Unsurprisingly, King Abdullah of Saudi Arabia urged the White House to tone down criticism of the Bahraini government for violent suppression of peaceful protestors, who demand abolition of the fully nominated upper house of the parliament with veto powers and the dismissal of hardliner Prime Minister Khalifah ibn Salman al Khalifah, in office for the past 40 years. Abdullah earlier warned the Obama administration of the perils of abandoning long-term allies like Hosni Mubarak or risk raising Iran’s influence in the Arab world.
Between 14 February, the first day of the protest and mid-April, Bahraini security forces, bolstered by 1,200 Saudi troops, had killed 31 protestors and jailed more than 600 citizens, including some Sunnis.
Events in Bahrain led to sympathy demonstrations by Shias not only in Iran but also Iraq. The Bahraini regime accuses the Iranian regime of instigating the protest movement without providing credible evidence.
Nonethless, Iran figures prominently in the regional alliance against the US-Israel nexus. Tehran has allied with Damascus since the Islamic Revolution of 1979 when Hafiz Assad was Syria’s president. With Ayatollah Ruhollah Khomeini, the founder of the Islamic Republic, he shared anti-imperialism and an affinity with Shia Islam.
His son Bashar, president since 2000, has continued the long-established policy of allowing radical secular Palestinian parties as well as Hamas to maintain headquarters in Damascus.
The two-month-old Arab upheaval originating in Tunisia in mid-December, resulting in the resignations of the pro-American Tunisian and Egyptian presidents, left Syria unperturbed. Bashar Assad offered a rationale. His regime was the epitome of the “ideology, belief and cause” for Arabs and Syrians – engaged in a struggle against Israel and America. It possessed “patriotic legitimacy” that others in the Arab world lacked.
With street protests swelling since mid-March, Bashar Assad turned to repression, the tactic used by his father against Sunni militants of the Muslim Brotherhood in the 1980s. But when demonstrations continued to spread – with demands for lifting the 48-year emergency law, releasing political prisoners, ending pervasive corruption – he managed to rally his supporters in the streets of many cities. Earlier his government had banished foreign journalists and disrupted social networks on the internet.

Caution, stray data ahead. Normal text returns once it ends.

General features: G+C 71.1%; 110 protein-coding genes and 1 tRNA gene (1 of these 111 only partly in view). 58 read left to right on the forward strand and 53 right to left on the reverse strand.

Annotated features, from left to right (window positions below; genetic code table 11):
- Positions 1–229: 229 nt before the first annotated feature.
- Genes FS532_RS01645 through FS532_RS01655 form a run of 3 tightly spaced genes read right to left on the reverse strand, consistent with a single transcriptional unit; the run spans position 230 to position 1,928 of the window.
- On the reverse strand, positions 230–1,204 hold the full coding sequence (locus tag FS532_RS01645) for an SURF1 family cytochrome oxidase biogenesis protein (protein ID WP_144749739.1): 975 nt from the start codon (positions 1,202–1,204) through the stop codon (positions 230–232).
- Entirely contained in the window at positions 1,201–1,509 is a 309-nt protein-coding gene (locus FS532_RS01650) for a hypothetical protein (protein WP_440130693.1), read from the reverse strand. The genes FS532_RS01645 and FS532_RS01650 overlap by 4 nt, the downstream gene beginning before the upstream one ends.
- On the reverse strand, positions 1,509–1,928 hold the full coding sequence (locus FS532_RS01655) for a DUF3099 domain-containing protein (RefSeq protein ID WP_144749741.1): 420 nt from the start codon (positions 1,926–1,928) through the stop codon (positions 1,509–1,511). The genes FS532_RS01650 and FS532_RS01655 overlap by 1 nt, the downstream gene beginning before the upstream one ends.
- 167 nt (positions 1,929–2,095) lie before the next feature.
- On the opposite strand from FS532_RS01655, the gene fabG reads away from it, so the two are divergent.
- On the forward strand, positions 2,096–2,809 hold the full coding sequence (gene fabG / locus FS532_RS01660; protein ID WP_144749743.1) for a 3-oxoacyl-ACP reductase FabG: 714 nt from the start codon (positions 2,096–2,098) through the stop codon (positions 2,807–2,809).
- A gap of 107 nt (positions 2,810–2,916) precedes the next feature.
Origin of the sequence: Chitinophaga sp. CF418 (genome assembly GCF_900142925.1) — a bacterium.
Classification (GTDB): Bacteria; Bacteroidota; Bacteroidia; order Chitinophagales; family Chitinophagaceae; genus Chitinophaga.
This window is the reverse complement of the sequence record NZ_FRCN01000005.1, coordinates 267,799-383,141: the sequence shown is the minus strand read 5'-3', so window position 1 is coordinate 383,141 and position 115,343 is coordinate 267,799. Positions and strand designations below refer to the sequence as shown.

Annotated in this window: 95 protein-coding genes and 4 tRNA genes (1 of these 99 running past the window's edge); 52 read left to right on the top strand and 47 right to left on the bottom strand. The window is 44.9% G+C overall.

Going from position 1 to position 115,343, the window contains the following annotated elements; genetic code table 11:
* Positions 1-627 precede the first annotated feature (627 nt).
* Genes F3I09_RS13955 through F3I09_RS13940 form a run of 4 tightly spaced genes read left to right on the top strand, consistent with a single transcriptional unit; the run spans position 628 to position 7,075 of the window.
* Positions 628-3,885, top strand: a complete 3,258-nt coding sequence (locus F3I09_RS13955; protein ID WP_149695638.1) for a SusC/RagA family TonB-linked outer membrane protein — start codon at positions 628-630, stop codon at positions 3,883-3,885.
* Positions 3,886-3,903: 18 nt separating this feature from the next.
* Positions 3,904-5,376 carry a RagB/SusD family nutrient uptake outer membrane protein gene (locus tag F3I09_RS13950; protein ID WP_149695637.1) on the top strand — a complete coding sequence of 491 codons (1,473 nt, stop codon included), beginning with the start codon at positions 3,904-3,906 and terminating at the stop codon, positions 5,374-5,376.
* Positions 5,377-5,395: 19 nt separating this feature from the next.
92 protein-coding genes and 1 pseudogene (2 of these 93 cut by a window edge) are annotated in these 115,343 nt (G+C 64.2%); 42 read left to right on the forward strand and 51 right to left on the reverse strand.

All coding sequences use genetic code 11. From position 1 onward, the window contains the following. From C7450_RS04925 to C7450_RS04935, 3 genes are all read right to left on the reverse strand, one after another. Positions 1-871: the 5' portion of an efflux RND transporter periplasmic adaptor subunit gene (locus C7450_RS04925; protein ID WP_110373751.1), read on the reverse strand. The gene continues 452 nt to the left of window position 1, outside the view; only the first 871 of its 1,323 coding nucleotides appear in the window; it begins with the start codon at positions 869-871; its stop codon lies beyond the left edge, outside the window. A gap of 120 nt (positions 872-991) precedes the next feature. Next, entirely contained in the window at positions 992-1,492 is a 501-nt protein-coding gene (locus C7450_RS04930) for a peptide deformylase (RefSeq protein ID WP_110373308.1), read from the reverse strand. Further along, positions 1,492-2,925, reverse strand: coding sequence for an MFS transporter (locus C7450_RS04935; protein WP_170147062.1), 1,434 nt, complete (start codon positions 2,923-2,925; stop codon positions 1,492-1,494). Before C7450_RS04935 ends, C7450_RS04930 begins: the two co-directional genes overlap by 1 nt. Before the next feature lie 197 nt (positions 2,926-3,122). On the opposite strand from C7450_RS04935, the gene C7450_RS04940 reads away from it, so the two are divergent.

Assad gained breathing space from the sectarian and ethnic divide that prevents the anti-regime opposition from coalescing and staging an uprising. That allowed him to reverse course. After claiming in his 30 March speech that reforms were already in motion for Syria, he sacked his cabinet. And on 19 April he lifted the emergency law and set the scene for allowing peaceful public meetings. Whether these measures will be sufficient to end protests remains to be seen.
But, unlike in Bahrain, no external force has been at work in Syria. Unconfirmed reports suggest that the Iranian government had lent Assad expert advice as to how to cope with massive demonstrations – an unprecedented task for Syria’s security forces.
Analysts agree that the collapse of the Assad regime in Syria would radically alter geopolitics of the Middle East. But any resulting rejoicing in Israel and the US would quickly give way to foreboding as their leaders try to figure out how to deal with a Sunni Islamist regime that would most likely follow the rule of the secular Baathist Party. And since, for all practical purposes, Bahrain is an extension of Saudi Arabia, it’s hard to see Shaikh Hamad ibn Isa II accepting the role of a constitutional monarch. At most he might agree to replace his hard-line prime minister with the young moderate Crown Prince Salman ibn Hamad al Khalifah. That might pacify the Shias and satisfy Washington.